"The children that grow up here generally live out of state now in order to work," O'Brien said. Often, he observed, they don't even return for the move or after a parent has passed away; they just pay for the disposal of items. He worked on an estate sale at which a daughter wanted just one book from her parents' belongings.

Finding a new home for unwanted items is a skill in itself. It's expensive to throw things out, and many of the people in the moving and organizing businesses would rather see items go to someone who needs them than send them to the landfill.

Tammy Browning of Montpelier, who started her business, Lighter Moves, with a friend in early 2020, sells what she can for her clients and gives a lot away. Lighter Moves was created to help seniors move out of homes, in some cases after many decades in a large house. The neighborhood message board Front Porch Forum has been a boon to the company whenever there's free stuff to share.

"Old magazines, we just put them on Front Porch Forum, and people want them," Browning said. "Even if they're a little bit moldy, they want them. We have people in our area who want any old stereo equipment, old camera stuff, half-empty bottles of cleaning supplies. If we put it out for free, people take it."

Organizers' fees vary. Browning charges $45 an hour, while other organizers might charge $160 for a three-hour session.

Dugan said 80 percent of the people who hire her are women. Some have used her business for years to keep their homes in order. Every once in a while, a therapist refers someone to her for decluttering. She offers life coaching, too.

"People and their stuff — it's very sensitive," Dugan said, adding that reality shows such as "Hoarders" don't help.

"After that show, they are not letting anyone in because of embarrassment," Dugan said.

Organizers don't just get homes in order. Four years ago, an electrician hired organizer Ellen Gurwitz of Shelburne business De-clutter Me! to help get his truck in order. The two worked together some of the time, and then, while he took some phone calls, she sorted equipment and tools so that they would be easy to find. She also made some recommendations on ladder storage.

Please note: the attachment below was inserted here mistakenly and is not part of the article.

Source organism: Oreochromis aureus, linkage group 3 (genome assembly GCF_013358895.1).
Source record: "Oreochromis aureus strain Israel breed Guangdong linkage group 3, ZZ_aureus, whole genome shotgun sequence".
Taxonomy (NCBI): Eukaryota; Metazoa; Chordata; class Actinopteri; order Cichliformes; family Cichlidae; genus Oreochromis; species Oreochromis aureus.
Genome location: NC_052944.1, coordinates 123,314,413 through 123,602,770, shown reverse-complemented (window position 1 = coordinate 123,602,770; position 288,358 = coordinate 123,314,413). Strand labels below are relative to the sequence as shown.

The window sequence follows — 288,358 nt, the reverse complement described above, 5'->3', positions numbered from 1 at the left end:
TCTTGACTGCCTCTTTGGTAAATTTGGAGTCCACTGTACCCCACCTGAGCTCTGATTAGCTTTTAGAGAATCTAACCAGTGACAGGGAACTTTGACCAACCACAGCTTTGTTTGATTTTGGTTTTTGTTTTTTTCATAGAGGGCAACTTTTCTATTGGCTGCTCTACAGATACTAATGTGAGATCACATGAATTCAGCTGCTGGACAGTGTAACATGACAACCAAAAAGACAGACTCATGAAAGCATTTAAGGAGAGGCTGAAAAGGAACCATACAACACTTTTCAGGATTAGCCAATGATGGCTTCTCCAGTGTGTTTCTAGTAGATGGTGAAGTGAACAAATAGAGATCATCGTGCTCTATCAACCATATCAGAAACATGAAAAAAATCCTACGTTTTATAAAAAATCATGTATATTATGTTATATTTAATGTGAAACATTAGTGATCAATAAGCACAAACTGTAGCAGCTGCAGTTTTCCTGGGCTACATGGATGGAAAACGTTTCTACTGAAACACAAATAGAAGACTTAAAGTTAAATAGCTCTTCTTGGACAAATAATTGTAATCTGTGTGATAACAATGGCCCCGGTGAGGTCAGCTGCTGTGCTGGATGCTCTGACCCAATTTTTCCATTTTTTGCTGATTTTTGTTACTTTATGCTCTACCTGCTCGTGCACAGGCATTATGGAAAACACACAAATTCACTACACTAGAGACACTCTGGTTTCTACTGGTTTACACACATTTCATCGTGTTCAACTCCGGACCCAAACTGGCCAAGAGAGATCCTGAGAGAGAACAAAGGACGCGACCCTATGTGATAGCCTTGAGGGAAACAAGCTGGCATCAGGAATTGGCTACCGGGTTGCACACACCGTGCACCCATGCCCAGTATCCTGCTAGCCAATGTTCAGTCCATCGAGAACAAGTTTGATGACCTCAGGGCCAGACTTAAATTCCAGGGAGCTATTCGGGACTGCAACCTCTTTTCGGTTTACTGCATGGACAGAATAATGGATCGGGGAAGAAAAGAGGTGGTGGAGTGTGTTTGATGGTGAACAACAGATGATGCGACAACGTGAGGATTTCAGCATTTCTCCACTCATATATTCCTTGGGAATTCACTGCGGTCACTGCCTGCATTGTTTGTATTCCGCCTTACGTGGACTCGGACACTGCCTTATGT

A couple of months later, she saw his truck on Shelburne Road and pulled up so she could look through the window.

"It still looked good," she said.

As skilled organization has gained traction in the last few years, so has the concept of self-forgiveness, which is championed as a mental health tool in do-it-yourself books and apps. To reach a point of acceptance when it comes to clutter, it's crucial to set up some boundaries against the perfectly curated homes that are ubiquitous on social media.

That teaching is something Renata Watts, an organizer in Thetford, consciously brings to every job. Watts, who started her company, Reveal, in 2018 and also attended KonMari training, said there's no denying that perfect order at home feels good. But the reality of a full life — complete with jobs, hobbies, children or pets — makes it nearly impossible to achieve.

"It's a standard that nobody can live up to," Watts said of the exquisite interiors on social media that can spark guilt, not joy. "It creates this feast for the eyes, but in real life it can be very demoralizing."

Watts' goal is to coach her clients to find order, and peace, in their surroundings in a way that they can reasonably achieve. Things don't have to be perfect.

"I want to take away the burden from my clients — not give them new, unreasonable standards to live up to," she said.

The original print version of this article was headlined "Tidy Team"